If I asked you for a list of pantry essentials, it would likely include items like canned tomatoes, pasta and/or rice, chicken broth, maybe a can or two of tuna, and peanut butter. And beans. Doesn’t every well-stocked pantry have at least one–and likely more–can of beans?
The convenience of canned beans is so undeniable that it’s easy to forget about bags of beans. Dried beans require a modest effort, but it’s mostly hands-off and really easy. And when you consider the cost savings along with the fact that the cooked beans can be frozen in recipe-ready packages, the tiny effort is well worth it.
Stay tuned for a speedy meal using cooked beans. (And, believe it or not, my next recipe repackages beans in a way that even my strongly-bean-disliking son truly enjoys. Who would have thought?!)
- Sort through and rinse the beans: Place them in a large colander and look for any loose skins, shriveled beans or anything that looks like a small stone. Then rinse the beans, swish around a bit, drain, and transfer to the soaking/cooking pot.
- Soak the beans (there are two good options): First, add water to cover the beans by at least two inches. Cover and let stand overnight or up to 24 hours, refrigerating if the kitchen is very warm. Drain well and discard the soaking liquid and give the beans another quick rinse. Alternatively, for a quick soak, bring the pot of water-covered beans to a boil over high heat. Boil for 2 minutes, remove from the heat, and let stand for 1 hour (it’s ok to let the beans sit for an extra hour or two). Drain as with the first method.
- Cook the beans: Add fresh water to cover the beans by two or three inches, and bring to a boil over high heat. Do not add salt or oil. This can lead to either tough or mushy beans. Reduce the heat to a simmer, cover the pot with the lid, and simmer according to the cooking time specified for the bean you are using. This could take 30 to 60 minutes or more. (The orca beans in the picture took exactly 60 minutes for me.) Older beans sometimes require longer cooking time. To be safe, occasionally taste a bean as you near the end of the cooking time. You want the beans to be tender but not mushy.
- Cool the beans: When the beans are cooked to your liking, drain them and rinse a few times with cool water to stop the cooking process. Drain well and cool throughly. I think food freezes better when thoroughly cooled first–no steam that will create ice crystals. It’s fine to cover and refrigerate the beans for several hours or overnight and package later.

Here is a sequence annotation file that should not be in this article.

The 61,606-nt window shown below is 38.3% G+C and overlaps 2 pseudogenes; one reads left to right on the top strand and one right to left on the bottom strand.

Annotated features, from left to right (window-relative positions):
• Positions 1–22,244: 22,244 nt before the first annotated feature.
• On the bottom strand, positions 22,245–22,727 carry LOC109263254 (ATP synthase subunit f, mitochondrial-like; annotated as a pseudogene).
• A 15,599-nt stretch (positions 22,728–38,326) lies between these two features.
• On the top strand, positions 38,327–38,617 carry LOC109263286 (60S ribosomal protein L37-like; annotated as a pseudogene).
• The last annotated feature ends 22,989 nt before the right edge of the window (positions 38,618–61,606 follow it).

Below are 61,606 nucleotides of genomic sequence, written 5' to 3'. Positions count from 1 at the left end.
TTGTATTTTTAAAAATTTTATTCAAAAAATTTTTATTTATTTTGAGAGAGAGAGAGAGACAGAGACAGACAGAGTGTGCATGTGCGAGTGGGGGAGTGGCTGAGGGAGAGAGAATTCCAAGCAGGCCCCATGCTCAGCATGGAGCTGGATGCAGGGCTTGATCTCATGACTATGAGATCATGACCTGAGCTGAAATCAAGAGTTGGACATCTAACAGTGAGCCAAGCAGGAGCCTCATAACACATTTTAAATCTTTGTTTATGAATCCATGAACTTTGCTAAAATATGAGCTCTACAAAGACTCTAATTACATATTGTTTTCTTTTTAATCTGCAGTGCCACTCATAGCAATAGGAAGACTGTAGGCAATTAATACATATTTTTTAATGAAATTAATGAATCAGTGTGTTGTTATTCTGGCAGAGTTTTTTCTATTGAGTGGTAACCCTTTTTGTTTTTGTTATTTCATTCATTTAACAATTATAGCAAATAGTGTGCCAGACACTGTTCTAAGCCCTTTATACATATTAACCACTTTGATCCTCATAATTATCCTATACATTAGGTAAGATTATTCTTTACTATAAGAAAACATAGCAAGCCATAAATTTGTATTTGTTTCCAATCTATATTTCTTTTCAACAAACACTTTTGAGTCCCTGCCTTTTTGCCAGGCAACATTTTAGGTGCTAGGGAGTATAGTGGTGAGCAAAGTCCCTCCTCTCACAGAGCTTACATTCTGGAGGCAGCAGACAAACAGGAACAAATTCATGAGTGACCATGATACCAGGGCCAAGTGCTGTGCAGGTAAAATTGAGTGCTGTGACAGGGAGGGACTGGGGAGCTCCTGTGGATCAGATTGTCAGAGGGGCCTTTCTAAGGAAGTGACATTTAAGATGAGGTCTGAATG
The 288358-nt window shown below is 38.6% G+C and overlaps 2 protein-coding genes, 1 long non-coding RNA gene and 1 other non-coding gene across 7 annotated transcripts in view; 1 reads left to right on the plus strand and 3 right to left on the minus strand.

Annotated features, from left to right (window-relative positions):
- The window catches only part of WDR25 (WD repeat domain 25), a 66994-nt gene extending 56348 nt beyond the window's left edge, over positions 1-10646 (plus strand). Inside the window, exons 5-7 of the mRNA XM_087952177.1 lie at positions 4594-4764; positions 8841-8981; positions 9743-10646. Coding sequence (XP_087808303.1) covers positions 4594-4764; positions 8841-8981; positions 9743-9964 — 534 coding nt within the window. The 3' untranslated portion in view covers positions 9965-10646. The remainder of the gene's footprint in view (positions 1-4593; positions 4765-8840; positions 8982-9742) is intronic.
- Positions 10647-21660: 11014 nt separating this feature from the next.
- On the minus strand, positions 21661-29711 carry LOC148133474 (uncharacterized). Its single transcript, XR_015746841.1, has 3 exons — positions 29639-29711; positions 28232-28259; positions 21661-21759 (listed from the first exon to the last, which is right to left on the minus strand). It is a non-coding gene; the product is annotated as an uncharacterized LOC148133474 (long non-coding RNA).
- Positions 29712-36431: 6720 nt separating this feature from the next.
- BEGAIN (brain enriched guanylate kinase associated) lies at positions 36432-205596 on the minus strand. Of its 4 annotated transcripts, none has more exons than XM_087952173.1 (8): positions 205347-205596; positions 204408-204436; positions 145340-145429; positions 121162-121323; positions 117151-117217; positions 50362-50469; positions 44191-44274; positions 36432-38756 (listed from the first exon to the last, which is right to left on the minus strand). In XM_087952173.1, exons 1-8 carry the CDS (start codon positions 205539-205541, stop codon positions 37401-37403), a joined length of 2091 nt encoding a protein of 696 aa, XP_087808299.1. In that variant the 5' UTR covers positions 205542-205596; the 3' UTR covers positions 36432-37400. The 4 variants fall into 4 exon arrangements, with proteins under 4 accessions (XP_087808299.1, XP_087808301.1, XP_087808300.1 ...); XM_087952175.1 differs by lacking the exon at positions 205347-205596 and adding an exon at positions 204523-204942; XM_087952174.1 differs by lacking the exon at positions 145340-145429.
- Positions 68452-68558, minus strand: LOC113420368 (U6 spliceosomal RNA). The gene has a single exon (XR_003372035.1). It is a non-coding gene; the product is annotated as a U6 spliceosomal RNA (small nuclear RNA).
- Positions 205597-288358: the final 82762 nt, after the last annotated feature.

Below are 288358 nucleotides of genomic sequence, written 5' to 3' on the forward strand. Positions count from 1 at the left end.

- Storing the beans: For the equivalent of a 15.5-ounce can, measure 1 ½ cups of the cooked and cooled beans into a freezer-safe container or bag. Label with the date, type of bean, and amount. Frozen beans may be added directly to soups and stews; the hot liquid will thaw them quickly. When it’s necessary to start with thawed beans, allow the frozen beans to thaw overnight or place a sealed bag of beans in warm water to thaw more quickly. Cooked beans may be stored in the freezer for approximately 6 months.
- One (15.5-ounce) can of drained beans is the equivalent of 1 ½ cups of cooked beans. One pound of dry beans equals two cups, and each cup of dry beans will yield three cups of cooked beans. So, a typical one-pound bag will yield roughly six cups of cooked beans.
A standard bag of dried beans contains one pound of beans, some contain more. (The bag of Bob’s Red Mill orca beans I used here contained 22 ounces of dried beans. For those who may wonder, orca beans taste a lot like black beans and can be used interchangeably.) Optionally, buying in bulk allows you to choose any amount desired. When planning to use some now and freeze some for later, I typically cook 1 to 1 ½ pounds of beans at a time. To ensure the beans cook evenly, I recommend not cooking more than 2 pounds of beans at a time–and just make sure you have a big pot!
1 (15.5-ounce) can of drained beans = 1 ½ cups of cooked beans
1 pound of dry beans = 2 cups
1 cup of dry beans = 3 cups cooked beans
A 1-pound bag of dry beans = 6 cups cooked beans